Arch Nemesis – Red Mites

Red mites are parasitic mites that live within your coop during the daytime and come out at night for a snack on your chicken’s blood. Disgusting I know – I guess they’re the vampires of the chicken world! All coops can get red mite however wooden ones do seem to suffer the most from infestations. There are lots of products to treat red mite but prevention is always better than cure. You can use a powder like this, which you dust over your chickens (mainly in the summer when red mites are most likely) to be a preventative but regular cleaning of the coop is definitely your best weapon. 

*To check for red mites the easiest way is to look at the end of your perches, you can normally see them (they are grey before feeding and red afterwards). To be 100% sure use a paper towel at night along your perch and red streaks will indicate they are in the coop.*


Some questions I got asked and don’t believe I’ve answered above are here below… 

Do they Poo everywhere?

The short answer – yes. Unless you have a fancy new trainable breed of chicken {If so please let me know} chickens will poo everywhere they go. For us this isn’t too much of an issue until summer time when you want to be running around bare feet. So often we restrict their free roaming in summer just using some moveable electric chicken fencing.  

Do you get eggs every day? 

The amount of eggs you get depends on a few factors including season, health, age and breed.

For bantams, someone once told me they will lay from Valentines to Halloween whilst for more commercial or laying types of breeds that can be longer. Hens will in general need at least 12 hours of daylight to keep producing eggs otherwise their production rate will dwindle if not stop altogether. You can counteract this by providing artificial lighting within your coop if you want to. Thermaland Oaks has written a blog on keeping production high see here.  Another time that egg laying will be reduced is when a chicken moults – moulting occurs generally around autumn/early winter but it can vary. Your chickens will look pretty pathetic during this time, as they lose their old feathers and grow new ones. The new plumage will help to keep them warm over winter and should you have a cockerel make them more attractive in Spring.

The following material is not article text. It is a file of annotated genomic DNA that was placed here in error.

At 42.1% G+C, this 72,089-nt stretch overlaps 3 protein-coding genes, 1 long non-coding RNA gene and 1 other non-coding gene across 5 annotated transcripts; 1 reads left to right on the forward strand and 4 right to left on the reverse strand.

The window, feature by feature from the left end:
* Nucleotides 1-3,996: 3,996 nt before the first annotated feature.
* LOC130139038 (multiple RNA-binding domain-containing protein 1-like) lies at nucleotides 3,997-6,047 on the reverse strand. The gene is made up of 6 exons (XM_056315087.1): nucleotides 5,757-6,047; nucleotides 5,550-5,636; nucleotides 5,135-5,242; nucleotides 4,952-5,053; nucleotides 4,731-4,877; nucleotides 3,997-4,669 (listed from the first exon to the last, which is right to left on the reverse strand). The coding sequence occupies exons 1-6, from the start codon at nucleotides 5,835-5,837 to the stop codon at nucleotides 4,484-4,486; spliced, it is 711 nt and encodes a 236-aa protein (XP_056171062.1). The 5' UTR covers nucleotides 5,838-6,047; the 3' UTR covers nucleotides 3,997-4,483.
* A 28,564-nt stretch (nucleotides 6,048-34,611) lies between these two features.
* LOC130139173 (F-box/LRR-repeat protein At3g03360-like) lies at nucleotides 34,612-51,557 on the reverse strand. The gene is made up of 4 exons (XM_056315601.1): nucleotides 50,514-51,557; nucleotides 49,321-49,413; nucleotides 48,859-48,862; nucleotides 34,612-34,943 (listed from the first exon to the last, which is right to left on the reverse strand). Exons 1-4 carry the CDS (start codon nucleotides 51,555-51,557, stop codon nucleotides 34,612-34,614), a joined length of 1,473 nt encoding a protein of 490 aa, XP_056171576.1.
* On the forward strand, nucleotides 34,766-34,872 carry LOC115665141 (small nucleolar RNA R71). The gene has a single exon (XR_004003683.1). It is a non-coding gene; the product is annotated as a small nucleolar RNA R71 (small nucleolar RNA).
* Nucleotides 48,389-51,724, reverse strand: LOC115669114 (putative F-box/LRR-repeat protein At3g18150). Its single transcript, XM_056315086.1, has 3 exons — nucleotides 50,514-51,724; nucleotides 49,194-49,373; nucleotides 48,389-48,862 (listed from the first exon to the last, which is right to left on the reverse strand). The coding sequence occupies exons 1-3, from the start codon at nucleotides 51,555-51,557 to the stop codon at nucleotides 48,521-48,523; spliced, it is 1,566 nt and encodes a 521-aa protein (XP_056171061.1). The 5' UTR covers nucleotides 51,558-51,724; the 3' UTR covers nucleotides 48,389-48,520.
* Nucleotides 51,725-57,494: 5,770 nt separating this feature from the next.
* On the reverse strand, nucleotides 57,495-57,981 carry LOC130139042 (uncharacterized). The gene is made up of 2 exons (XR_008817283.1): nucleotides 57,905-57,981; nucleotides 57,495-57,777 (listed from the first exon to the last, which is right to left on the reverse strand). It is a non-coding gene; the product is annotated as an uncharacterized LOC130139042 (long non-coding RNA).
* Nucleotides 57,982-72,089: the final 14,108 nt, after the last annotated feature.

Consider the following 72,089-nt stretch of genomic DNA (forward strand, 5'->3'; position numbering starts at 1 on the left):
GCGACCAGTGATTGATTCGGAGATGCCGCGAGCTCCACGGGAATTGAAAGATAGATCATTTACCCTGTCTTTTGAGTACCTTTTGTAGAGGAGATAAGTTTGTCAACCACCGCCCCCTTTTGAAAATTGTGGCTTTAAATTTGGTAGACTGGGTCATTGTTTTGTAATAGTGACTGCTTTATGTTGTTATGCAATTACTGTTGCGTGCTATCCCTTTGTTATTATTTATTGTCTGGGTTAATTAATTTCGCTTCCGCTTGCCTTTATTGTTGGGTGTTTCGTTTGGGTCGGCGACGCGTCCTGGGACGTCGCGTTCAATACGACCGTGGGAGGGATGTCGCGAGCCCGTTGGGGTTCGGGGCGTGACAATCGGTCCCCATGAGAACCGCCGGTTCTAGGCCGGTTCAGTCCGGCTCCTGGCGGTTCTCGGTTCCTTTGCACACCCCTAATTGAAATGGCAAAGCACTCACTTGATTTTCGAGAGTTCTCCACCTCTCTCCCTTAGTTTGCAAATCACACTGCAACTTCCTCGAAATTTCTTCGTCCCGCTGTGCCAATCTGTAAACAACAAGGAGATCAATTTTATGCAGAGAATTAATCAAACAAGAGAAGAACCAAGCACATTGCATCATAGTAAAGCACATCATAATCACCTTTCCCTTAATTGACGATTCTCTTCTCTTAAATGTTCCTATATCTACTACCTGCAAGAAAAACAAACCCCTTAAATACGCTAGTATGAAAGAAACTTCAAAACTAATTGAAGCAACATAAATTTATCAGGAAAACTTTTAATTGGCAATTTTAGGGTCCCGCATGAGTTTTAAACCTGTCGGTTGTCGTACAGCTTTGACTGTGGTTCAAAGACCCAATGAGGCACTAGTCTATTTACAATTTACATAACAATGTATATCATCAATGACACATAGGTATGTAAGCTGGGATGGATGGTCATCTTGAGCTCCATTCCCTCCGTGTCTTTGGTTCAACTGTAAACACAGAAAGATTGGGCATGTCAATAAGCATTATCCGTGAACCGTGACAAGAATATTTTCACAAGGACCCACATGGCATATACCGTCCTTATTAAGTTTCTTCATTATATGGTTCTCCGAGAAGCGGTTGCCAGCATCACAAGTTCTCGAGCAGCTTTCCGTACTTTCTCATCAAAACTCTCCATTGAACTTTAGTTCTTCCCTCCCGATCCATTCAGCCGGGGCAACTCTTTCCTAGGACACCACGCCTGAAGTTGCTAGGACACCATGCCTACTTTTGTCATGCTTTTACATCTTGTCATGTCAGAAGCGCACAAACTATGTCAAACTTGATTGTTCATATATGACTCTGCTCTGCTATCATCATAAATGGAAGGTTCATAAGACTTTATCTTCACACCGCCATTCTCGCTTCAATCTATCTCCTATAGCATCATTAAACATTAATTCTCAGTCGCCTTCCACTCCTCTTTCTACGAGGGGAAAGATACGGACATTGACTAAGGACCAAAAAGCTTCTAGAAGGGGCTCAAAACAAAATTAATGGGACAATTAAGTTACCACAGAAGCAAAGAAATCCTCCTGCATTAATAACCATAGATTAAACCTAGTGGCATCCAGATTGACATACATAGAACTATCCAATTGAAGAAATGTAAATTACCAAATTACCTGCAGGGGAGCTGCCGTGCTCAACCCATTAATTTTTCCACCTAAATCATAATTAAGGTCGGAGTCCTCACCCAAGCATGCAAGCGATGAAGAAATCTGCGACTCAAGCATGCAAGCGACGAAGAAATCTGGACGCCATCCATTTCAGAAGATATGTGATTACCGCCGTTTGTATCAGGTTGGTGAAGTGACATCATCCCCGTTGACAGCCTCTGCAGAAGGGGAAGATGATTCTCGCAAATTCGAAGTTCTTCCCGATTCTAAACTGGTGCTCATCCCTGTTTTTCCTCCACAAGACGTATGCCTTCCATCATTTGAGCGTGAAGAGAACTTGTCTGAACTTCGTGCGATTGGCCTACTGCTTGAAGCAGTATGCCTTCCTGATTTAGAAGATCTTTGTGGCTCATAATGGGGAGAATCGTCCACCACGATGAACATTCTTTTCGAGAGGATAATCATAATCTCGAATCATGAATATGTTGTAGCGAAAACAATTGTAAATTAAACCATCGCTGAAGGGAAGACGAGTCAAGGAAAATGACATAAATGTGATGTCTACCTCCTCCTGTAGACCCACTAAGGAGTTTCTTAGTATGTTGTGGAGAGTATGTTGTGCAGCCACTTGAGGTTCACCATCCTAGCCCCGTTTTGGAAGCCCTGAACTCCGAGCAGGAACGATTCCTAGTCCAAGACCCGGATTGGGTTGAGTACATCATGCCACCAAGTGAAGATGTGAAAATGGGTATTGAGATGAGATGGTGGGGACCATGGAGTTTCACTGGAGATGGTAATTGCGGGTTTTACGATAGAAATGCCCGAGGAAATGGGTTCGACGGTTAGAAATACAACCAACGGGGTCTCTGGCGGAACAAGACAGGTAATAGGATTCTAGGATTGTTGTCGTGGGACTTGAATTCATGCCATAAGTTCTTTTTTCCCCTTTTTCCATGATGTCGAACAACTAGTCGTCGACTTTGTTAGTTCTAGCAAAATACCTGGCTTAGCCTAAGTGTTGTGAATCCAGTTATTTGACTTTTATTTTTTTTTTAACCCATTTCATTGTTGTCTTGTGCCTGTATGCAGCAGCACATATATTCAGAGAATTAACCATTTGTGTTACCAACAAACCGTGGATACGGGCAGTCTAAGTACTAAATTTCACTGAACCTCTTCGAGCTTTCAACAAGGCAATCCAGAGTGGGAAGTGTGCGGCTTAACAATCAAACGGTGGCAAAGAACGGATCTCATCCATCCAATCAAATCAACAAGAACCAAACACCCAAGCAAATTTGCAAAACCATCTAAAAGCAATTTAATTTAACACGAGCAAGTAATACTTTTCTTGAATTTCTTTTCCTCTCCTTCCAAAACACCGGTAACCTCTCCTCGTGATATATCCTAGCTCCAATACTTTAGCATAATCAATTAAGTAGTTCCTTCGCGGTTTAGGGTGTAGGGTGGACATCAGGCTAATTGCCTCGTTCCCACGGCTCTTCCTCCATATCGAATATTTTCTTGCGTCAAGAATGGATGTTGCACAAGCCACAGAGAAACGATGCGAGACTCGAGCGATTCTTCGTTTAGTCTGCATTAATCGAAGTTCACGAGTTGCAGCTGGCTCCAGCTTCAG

Whats the one item you couldn’t live without?

By far the best item we have ever brought the girls is their automatic door from Omlet {aff link}. Okay, so its not so much for the pleasure of the girls but makes Matthew and I’s lives a lot easier! You can set the door to open/close using daylight levels as a cue or set it to a specific time. No more fighting who has to get up early out of bed to let them out when they’re fussing at silly o’clock in the summer. On the other hand, we don’t have to panic if we are late back from somewhere knowing the door would have shut to keep them safe – we just check all 7 are inside when we get home. (to note we’ve only ever had one shut out once *touch wood!).

Can other pets and chickens live together? 

You’ve heard of weird friendships in animals like a pig and tiger so, there is no reason your pets can’t learn to at least live with, if not love your new additions. We have two springer spaniels and Pumpkin the cat who all manage to get along. In fact, the dogs fear the chickens and yet they wouldn’t hesitate to pick up/kill a pheasant, go figure! But be under no illusion we are very lucky and sometimes that idyllic dream of all your animals meandering around your garden together might be unachievable.

The main thing, as with any new pet introduction, is to take things slowly – we opted to have an electric fence around the chickens to begin with after a couple of zaps the dogs/cat soon realised the girls were protected and learnt to treat that area with respect. We would reward the dogs for ignoring or leaving the chickens alone whilst the cat was more being told off for annoying them. I will say never underestimate an angry chicken … hence the dogs are now scared of them! 

This is by no means a comprehensive guide but I hope this helps to get you started!

Yours Daisy x